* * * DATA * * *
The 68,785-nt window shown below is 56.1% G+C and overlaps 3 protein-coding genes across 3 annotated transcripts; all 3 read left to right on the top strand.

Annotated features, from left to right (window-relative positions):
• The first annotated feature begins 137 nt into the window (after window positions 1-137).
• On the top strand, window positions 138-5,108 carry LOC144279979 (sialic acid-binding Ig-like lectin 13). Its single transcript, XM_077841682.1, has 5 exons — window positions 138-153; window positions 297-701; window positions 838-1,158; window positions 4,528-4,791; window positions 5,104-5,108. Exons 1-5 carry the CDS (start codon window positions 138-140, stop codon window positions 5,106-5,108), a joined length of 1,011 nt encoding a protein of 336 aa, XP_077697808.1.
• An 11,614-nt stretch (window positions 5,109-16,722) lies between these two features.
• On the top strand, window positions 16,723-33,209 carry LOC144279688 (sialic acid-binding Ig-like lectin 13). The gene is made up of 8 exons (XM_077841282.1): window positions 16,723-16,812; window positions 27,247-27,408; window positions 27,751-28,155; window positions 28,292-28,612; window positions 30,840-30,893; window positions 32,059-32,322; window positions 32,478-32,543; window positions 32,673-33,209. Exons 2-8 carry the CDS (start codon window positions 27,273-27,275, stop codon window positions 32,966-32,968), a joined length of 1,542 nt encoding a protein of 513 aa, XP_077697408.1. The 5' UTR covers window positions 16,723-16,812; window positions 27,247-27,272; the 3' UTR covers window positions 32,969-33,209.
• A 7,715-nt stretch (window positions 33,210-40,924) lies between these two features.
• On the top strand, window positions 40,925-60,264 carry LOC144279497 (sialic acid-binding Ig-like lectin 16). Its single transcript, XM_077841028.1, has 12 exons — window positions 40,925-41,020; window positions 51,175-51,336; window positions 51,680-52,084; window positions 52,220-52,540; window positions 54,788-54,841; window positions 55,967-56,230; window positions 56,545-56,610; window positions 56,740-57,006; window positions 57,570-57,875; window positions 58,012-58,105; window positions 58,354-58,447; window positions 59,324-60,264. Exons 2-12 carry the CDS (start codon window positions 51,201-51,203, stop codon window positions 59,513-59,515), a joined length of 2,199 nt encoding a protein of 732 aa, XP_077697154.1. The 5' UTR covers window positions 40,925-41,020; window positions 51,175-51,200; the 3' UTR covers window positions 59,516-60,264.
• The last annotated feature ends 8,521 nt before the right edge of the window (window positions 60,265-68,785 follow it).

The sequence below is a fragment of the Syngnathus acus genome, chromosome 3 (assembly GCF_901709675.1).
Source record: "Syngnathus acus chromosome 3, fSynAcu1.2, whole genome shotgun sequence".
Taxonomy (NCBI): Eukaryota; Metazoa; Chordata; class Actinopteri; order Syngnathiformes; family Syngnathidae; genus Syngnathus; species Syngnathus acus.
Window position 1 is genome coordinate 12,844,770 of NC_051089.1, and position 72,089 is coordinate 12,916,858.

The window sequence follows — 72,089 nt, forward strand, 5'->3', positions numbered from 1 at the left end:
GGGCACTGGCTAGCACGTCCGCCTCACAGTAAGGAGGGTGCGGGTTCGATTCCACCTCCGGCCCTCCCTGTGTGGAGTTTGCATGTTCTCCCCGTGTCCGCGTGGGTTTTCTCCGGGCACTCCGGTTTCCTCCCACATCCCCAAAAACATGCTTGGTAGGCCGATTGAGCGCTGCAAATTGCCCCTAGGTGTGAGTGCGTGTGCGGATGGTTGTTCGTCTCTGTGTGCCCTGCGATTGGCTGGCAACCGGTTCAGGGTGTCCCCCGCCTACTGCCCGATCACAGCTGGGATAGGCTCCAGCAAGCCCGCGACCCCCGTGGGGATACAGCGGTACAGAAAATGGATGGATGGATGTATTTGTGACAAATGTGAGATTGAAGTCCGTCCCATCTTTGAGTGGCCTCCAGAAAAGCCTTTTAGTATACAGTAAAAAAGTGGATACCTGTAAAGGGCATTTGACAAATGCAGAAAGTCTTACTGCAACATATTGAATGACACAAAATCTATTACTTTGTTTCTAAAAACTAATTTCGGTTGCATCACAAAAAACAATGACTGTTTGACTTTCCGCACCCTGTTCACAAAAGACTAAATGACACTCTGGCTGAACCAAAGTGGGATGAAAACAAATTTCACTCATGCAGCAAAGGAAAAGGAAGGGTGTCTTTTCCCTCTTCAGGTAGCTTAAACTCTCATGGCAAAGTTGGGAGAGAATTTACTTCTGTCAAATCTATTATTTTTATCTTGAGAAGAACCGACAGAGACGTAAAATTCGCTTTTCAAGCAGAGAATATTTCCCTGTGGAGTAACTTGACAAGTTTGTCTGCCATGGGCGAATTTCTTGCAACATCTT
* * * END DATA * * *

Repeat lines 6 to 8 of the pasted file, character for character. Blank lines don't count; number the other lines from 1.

• On the top strand, window positions 16,723-33,209 carry LOC144279688 (sialic acid-binding Ig-like lectin 13). The gene is made up of 8 exons (XM_077841282.1): window positions 16,723-16,812; window positions 27,247-27,408; window positions 27,751-28,155; window positions 28,292-28,612; window positions 30,840-30,893; window positions 32,059-32,322; window positions 32,478-32,543; window positions 32,673-33,209. Exons 2-8 carry the CDS (start codon window positions 27,273-27,275, stop codon window positions 32,966-32,968), a joined length of 1,542 nt encoding a protein of 513 aa, XP_077697408.1. The 5' UTR covers window positions 16,723-16,812; window positions 27,247-27,272; the 3' UTR covers window positions 32,969-33,209.
• A 7,715-nt stretch (window positions 33,210-40,924) lies between these two features.
• On the top strand, window positions 40,925-60,264 carry LOC144279497 (sialic acid-binding Ig-like lectin 16). Its single transcript, XM_077841028.1, has 12 exons — window positions 40,925-41,020; window positions 51,175-51,336; window positions 51,680-52,084; window positions 52,220-52,540; window positions 54,788-54,841; window positions 55,967-56,230; window positions 56,545-56,610; window positions 56,740-57,006; window positions 57,570-57,875; window positions 58,012-58,105; window positions 58,354-58,447; window positions 59,324-60,264. Exons 2-12 carry the CDS (start codon window positions 51,201-51,203, stop codon window positions 59,513-59,515), a joined length of 2,199 nt encoding a protein of 732 aa, XP_077697154.1. The 5' UTR covers window positions 40,925-41,020; window positions 51,175-51,200; the 3' UTR covers window positions 59,516-60,264.